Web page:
2010: Dipped in, now dipping out
2010 for me was a year lived in snippets: short spurts of high quality time dedicated to the numerous developments and events unravelled on the web and in my life. Even this post only warrants a 30 minute sprint of reflection and fast typing as the final hours of 2010 unfolds in the wake of new years eve celebrations!
Courtesy of: Getty Images Australia
I’d like to share some of the things that have enlightened me over this year as a hyperconsumer of media:
The evolution of the social web: Facebook takes over as the most visited web site over Google.com. Whilst comparing a social networking site with an advertising/search platform might sound flawed, it is clear that a growing number of individuals are finding their time spent on social networks more appealing and rewarding than before.
This growth in numbers has paved the way for enhanced features, including Facebook new messages and Places as well as niche like players such as photo sharing site, Instagram emerging to address the growing sophistication of social web contributors.
Even the good ol’ web browser is now embellished with a social element: new browsers such as Embedly, Cortex and Readon.ly are designed to simplify the process of viewing and sharing content to social networks.
The heightened importance of search and order: as information sources and the reliance on the web grow, the ability to find, organise and rediscover content becomes more and more paramount. Beyond the basic search bar and Twitter lists arrangements, there’s a call for better semantics (structured relationships within data) and tools to help extract and process data.
The likes of Needlebase captures key sources and explores visualisation formats to present this data back to individuals in a meaningful format. Quora is also a great example of how search capability is evolving (I’m hooked!). Data storage is consequently inclined towards being cloud based, with Amazon and Google riding this trend.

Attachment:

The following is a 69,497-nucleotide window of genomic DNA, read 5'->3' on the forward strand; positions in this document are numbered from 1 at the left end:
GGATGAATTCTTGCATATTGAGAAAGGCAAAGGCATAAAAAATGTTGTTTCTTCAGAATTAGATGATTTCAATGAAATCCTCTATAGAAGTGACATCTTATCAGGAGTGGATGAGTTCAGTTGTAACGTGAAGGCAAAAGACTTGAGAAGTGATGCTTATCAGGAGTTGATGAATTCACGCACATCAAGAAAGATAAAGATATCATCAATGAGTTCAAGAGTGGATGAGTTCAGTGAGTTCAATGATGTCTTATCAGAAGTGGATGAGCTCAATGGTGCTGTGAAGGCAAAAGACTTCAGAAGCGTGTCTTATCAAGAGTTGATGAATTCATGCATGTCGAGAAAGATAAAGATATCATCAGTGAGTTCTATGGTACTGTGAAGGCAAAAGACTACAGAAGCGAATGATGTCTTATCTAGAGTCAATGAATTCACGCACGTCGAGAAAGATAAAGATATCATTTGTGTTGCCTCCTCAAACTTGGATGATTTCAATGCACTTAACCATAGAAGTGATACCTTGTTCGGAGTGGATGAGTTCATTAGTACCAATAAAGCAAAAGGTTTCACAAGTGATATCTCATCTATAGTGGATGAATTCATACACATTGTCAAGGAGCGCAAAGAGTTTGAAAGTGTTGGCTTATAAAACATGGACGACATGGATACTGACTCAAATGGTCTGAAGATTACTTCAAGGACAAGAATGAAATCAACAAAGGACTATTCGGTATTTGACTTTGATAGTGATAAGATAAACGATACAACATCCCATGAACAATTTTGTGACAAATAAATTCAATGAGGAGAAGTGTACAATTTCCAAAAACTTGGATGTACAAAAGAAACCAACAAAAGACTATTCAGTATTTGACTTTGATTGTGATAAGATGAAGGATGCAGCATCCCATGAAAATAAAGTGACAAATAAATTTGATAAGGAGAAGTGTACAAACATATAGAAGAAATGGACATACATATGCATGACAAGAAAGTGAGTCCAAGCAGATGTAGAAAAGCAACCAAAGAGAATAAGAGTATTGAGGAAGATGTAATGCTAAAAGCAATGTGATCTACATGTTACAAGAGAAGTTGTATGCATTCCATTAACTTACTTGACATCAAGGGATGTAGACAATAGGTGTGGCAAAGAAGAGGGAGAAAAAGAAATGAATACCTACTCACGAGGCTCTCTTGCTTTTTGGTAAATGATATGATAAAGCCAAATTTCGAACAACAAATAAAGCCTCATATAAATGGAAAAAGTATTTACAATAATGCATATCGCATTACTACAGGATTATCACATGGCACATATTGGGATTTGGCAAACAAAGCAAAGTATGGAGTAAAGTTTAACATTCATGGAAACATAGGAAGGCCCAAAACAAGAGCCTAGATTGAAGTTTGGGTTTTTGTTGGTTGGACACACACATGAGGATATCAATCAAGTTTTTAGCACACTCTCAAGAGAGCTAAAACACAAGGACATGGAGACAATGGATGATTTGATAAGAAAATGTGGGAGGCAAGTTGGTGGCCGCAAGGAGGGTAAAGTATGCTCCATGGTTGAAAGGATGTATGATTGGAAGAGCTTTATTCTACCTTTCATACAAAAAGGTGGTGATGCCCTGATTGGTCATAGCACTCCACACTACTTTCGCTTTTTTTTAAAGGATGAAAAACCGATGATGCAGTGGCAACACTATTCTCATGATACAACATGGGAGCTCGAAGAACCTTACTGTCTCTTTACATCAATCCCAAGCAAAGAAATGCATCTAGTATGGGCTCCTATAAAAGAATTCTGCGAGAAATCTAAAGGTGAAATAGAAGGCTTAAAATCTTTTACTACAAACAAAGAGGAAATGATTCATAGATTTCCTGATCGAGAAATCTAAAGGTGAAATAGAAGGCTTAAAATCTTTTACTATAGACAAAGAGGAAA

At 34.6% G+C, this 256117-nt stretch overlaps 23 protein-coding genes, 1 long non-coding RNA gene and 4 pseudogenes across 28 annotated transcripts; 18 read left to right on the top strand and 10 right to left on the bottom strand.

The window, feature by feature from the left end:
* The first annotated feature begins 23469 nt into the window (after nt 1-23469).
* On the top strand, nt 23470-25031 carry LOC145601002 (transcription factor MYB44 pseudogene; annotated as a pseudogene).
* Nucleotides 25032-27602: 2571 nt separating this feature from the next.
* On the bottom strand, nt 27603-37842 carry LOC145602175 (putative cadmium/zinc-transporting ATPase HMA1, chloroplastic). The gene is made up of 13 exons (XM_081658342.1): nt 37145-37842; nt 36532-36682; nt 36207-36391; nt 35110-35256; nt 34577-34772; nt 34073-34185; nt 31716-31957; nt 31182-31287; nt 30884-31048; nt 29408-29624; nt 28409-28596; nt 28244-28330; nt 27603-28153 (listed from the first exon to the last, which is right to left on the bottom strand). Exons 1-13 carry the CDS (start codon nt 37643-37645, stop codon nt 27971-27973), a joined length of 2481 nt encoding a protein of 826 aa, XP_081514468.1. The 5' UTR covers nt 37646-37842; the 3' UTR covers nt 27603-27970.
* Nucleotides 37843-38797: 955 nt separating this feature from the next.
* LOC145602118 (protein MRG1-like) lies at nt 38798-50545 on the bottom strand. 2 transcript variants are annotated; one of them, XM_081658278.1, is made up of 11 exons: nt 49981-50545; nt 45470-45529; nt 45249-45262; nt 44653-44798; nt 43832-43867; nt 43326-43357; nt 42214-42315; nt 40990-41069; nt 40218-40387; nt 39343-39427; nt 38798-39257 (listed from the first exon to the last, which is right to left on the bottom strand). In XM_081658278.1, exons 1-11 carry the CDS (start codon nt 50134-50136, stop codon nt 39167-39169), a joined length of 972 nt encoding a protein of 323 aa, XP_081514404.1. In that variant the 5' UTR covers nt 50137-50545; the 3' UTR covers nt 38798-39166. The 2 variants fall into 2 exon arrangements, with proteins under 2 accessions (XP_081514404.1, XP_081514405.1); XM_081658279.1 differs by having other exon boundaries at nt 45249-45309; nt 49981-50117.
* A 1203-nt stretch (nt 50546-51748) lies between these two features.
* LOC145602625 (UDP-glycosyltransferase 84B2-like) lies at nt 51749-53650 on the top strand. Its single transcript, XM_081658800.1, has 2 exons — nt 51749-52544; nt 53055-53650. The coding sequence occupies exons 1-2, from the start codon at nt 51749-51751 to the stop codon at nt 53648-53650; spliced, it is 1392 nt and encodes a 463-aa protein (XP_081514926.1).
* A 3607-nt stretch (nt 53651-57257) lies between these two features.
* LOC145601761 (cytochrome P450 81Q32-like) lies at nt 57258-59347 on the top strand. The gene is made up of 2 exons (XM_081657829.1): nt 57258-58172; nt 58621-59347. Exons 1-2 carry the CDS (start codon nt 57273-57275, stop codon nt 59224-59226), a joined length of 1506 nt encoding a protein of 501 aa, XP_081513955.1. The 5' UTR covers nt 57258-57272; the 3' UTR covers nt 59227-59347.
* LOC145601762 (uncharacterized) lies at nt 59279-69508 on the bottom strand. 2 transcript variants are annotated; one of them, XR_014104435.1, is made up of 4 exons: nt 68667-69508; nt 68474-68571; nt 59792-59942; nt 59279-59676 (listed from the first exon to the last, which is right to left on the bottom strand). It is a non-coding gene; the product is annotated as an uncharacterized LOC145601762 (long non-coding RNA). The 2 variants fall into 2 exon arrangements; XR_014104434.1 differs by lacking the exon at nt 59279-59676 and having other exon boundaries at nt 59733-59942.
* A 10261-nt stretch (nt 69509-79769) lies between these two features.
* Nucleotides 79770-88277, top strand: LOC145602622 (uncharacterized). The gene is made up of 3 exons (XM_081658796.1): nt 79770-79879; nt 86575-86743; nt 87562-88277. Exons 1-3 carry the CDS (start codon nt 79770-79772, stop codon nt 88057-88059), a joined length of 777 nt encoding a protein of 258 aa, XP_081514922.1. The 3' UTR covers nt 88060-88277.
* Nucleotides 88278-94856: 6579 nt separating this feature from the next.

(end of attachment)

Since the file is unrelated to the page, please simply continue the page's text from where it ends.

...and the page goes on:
The diversification and personification of smart devices: the launch of the iPad earlier this year (1m shipments in 28 days) and the iPhone 4 in July were among the hype this year. With talks of HP’s Slate, Motorola’s Galaxy and Google’s Android Honeycomb tablets coming out in 2011, the key to success in any smart device will focusing effort in achieving a great UI and attracting a sticky developer community for cool apps that enrich one’s interactions on their device.
It’s become such a part of our lives that it’s now seen as evocative: everyday devices that has the power to impact things such as relationships, ideas, emotions and memories. Spot on.
Courtesy of: Getty Images Australia
Creative destruction to traditional business models: enter Murdoch’s great paywall experiment. Since March, Murdoch’s vocal push for a subscription service across his newspapers has seen some adoption from its The Times base, however one questions the lack of creativity with his approach. For example, one better approach could have involved adapting content streams to younger readers, or taking on a more segmented approach with their advertising models. Create value first, then charge for it.
Wikileaks. Need I say more? You’ll find all the commentary out there using Google’s cool News Timeline feature (here). The point I’d make here is that we’re only seeing the start of such activity as consumers become more equipped as creators and catalysts of content.
On a personal level, I’ve completed my MBA, conquered laser eye surgery, and sought out a new job with new challenges. What hasn’t changed is my passion for social media, connecting with interesting people at the meetup circuit, and of course, fitness! Thanks for dropping by and here’s to an awesome 2011 – cheers!